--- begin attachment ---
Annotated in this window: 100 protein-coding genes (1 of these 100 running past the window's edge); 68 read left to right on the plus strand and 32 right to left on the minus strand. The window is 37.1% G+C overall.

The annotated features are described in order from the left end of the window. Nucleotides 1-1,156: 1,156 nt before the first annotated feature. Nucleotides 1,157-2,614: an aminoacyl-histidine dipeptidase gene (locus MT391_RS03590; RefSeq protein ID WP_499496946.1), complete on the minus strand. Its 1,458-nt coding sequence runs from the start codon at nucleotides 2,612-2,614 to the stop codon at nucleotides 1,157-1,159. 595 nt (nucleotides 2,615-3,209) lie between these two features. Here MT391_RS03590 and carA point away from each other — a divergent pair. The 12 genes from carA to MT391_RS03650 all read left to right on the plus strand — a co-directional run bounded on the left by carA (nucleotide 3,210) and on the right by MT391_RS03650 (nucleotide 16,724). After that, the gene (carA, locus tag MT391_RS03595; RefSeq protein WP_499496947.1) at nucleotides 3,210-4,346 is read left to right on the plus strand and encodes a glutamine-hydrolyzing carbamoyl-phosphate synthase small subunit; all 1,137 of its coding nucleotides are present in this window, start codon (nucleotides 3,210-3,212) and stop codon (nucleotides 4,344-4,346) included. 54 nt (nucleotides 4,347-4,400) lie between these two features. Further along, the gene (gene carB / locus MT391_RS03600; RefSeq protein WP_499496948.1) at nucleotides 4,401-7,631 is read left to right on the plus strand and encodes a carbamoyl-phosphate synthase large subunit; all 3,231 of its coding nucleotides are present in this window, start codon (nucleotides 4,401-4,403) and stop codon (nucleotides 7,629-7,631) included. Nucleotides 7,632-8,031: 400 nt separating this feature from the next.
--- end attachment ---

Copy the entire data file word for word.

Annotated in this window: 100 protein-coding genes (1 of these 100 running past the window's edge); 68 read left to right on the plus strand and 32 right to left on the minus strand. The window is 37.1% G+C overall.

The annotated features are described in order from the left end of the window. Nucleotides 1-1,156: 1,156 nt before the first annotated feature. Nucleotides 1,157-2,614: an aminoacyl-histidine dipeptidase gene (locus MT391_RS03590; RefSeq protein ID WP_499496946.1), complete on the minus strand. Its 1,458-nt coding sequence runs from the start codon at nucleotides 2,612-2,614 to the stop codon at nucleotides 1,157-1,159. 595 nt (nucleotides 2,615-3,209) lie between these two features. Here MT391_RS03590 and carA point away from each other — a divergent pair. The 12 genes from carA to MT391_RS03650 all read left to right on the plus strand — a co-directional run bounded on the left by carA (nucleotide 3,210) and on the right by MT391_RS03650 (nucleotide 16,724). After that, the gene (carA, locus tag MT391_RS03595; RefSeq protein WP_499496947.1) at nucleotides 3,210-4,346 is read left to right on the plus strand and encodes a glutamine-hydrolyzing carbamoyl-phosphate synthase small subunit; all 1,137 of its coding nucleotides are present in this window, start codon (nucleotides 3,210-3,212) and stop codon (nucleotides 4,344-4,346) included. 54 nt (nucleotides 4,347-4,400) lie between these two features. Further along, the gene (gene carB / locus MT391_RS03600; RefSeq protein WP_499496948.1) at nucleotides 4,401-7,631 is read left to right on the plus strand and encodes a carbamoyl-phosphate synthase large subunit; all 3,231 of its coding nucleotides are present in this window, start codon (nucleotides 4,401-4,403) and stop codon (nucleotides 7,629-7,631) included. Nucleotides 7,632-8,031: 400 nt separating this feature from the next.